Kawai Piano Series 1 | Timothy Young Plays Lizst
Melbourne Digital Concert Hall, February 24, 2021
It was a pleasant surprise to hear a recital with an audience, albeit a socially distanced one.
Timothy Young is head of the Australian Academy of Music. He studied at Melbourne University and then in Europe where the high point of his career was being awarded a Diploma with a rarely awarded Distinction from the Paganini Conservatorium in Genoa.
In this concert we were treated to an all-Lizst recital – a beautifully constructed programme to show the composer and the artist’s virtuosity.
The Mephisto waltz number 1 is frequently played and Timothy performed it with panache and suitable devilishness. Full of repeated notes, glissandos and hardly recognisable as being in Waltz time, the word “devil“ could also be applied to the technique required but there was no sign of this here. Dante’s Sonata/Fantasia is also familiar to many and demonstrates the frequent changes in mood and pace that characterises Liszt. It’s interesting that both these works feature repeated two note figures near the end producing sublime melodies.
The one rarely heard work was Nuages Gris, unusual in that it is very contemplative without a dramatic section describing as it does the grey clouds of a grey day. Even so, one could detect the composer’s nuances and an enjoyable prelude to the major piece to follow. The story is told that Liszt invited Brahms to his house for dinner and to hear his new Sonata. As he finished playing, he turned and said, “What do you think Johannes?” but Brahms, perhaps over-replete, was fast asleep! A few years ago, I was lucky enough to hear his Sonata in B minor four times in a day at the Southern Highlands Piano Competition but I was intrigued by the variations in interpretation and not at all sleepy. The work is surprisingly in fairly strict Sonata form but in one movement. Three themes are expressed forcefully and are developed separately and sometimes intermixed while a quieter theme, reminiscent of the composer’s Sospiro comes in before the exposition. It is no wonder that this work is so well-known and it was performed beautifully by Timothy Young, in his own style.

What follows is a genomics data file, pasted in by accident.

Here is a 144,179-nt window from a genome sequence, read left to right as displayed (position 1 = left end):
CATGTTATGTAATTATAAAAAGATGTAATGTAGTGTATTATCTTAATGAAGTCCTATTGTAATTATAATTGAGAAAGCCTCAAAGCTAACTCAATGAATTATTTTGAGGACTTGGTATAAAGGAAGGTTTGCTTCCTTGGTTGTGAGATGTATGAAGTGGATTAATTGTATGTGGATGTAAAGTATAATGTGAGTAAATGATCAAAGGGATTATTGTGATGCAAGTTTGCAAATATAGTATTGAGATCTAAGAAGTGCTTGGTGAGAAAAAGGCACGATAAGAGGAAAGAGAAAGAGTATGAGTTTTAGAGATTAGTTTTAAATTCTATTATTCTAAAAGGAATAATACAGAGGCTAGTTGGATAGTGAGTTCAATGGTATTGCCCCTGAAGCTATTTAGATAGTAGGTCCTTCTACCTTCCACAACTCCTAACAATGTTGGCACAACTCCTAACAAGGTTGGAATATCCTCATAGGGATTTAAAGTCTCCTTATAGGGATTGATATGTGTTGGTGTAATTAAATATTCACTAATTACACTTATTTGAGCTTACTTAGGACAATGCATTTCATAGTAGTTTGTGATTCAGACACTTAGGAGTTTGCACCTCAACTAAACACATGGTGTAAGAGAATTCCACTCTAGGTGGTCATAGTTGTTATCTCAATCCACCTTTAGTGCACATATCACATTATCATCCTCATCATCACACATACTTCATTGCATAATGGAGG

Timothy showed himself to be not only a brilliant soloist but also very approachable in discussion with Chris Howlett explaining how Liszt was very philanthropic not only giving his royalties to charity but also promoting other composers such as Schumann and Chopin. Under the circumstances, one hopes he never heard Clara Schumann’s uncharitable description of his Sonata, “…This is nothing but sheer racket — not a single healthy idea, everything confused, no longer a clear harmonic sequence to be detected there!”. As with many other critics, this was a reflection of its extreme difficulty.
More concerts in the Kawai Piano Series can be found on the Melbourne Digital Concert Hall website.
Melbourne Digital Concert Hall (MDCH) was created by musicians, for musicians, to support our fragile industry and connect communities everywhere through live music. $1,000,000 was generated for Australian musicians and arts sector workers in 2020.